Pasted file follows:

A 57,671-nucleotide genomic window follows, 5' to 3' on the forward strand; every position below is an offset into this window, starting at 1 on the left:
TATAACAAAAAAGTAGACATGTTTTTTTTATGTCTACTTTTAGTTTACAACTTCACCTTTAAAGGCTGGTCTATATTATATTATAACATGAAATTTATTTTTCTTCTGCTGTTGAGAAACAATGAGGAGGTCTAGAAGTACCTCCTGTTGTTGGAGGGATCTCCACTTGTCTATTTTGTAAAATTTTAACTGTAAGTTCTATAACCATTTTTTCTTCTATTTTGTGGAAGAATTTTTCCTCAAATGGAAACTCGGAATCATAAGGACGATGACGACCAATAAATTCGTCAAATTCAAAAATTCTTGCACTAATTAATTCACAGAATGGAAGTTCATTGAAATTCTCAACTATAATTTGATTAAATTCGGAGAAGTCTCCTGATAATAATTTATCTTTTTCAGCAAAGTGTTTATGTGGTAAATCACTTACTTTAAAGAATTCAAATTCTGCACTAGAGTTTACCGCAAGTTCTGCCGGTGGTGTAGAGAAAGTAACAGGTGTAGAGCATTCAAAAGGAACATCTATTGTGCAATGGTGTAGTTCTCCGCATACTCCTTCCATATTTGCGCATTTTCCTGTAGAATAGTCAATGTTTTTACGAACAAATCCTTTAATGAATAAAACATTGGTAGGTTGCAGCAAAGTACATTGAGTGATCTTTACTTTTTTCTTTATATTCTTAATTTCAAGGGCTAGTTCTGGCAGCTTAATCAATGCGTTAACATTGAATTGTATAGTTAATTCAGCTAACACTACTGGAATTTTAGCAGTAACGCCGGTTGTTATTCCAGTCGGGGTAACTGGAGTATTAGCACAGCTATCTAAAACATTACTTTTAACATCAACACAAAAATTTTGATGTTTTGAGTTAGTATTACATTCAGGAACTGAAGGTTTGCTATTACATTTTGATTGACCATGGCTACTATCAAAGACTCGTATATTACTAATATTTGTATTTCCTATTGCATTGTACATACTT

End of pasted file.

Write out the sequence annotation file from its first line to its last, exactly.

A 57,671-nucleotide genomic window follows, 5' to 3' on the forward strand; every position below is an offset into this window, starting at 1 on the left:
TATAACAAAAAAGTAGACATGTTTTTTTTATGTCTACTTTTAGTTTACAACTTCACCTTTAAAGGCTGGTCTATATTATATTATAACATGAAATTTATTTTTCTTCTGCTGTTGAGAAACAATGAGGAGGTCTAGAAGTACCTCCTGTTGTTGGAGGGATCTCCACTTGTCTATTTTGTAAAATTTTAACTGTAAGTTCTATAACCATTTTTTCTTCTATTTTGTGGAAGAATTTTTCCTCAAATGGAAACTCGGAATCATAAGGACGATGACGACCAATAAATTCGTCAAATTCAAAAATTCTTGCACTAATTAATTCACAGAATGGAAGTTCATTGAAATTCTCAACTATAATTTGATTAAATTCGGAGAAGTCTCCTGATAATAATTTATCTTTTTCAGCAAAGTGTTTATGTGGTAAATCACTTACTTTAAAGAATTCAAATTCTGCACTAGAGTTTACCGCAAGTTCTGCCGGTGGTGTAGAGAAAGTAACAGGTGTAGAGCATTCAAAAGGAACATCTATTGTGCAATGGTGTAGTTCTCCGCATACTCCTTCCATATTTGCGCATTTTCCTGTAGAATAGTCAATGTTTTTACGAACAAATCCTTTAATGAATAAAACATTGGTAGGTTGCAGCAAAGTACATTGAGTGATCTTTACTTTTTTCTTTATATTCTTAATTTCAAGGGCTAGTTCTGGCAGCTTAATCAATGCGTTAACATTGAATTGTATAGTTAATTCAGCTAACACTACTGGAATTTTAGCAGTAACGCCGGTTGTTATTCCAGTCGGGGTAACTGGAGTATTAGCACAGCTATCTAAAACATTACTTTTAACATCAACACAAAAATTTTGATGTTTTGAGTTAGTATTACATTCAGGAACTGAAGGTTTGCTATTACATTTTGATTGACCATGGCTACTATCAAAGACTCGTATATTACTAATATTTGTATTTCCTATTGCATTGTACATACTT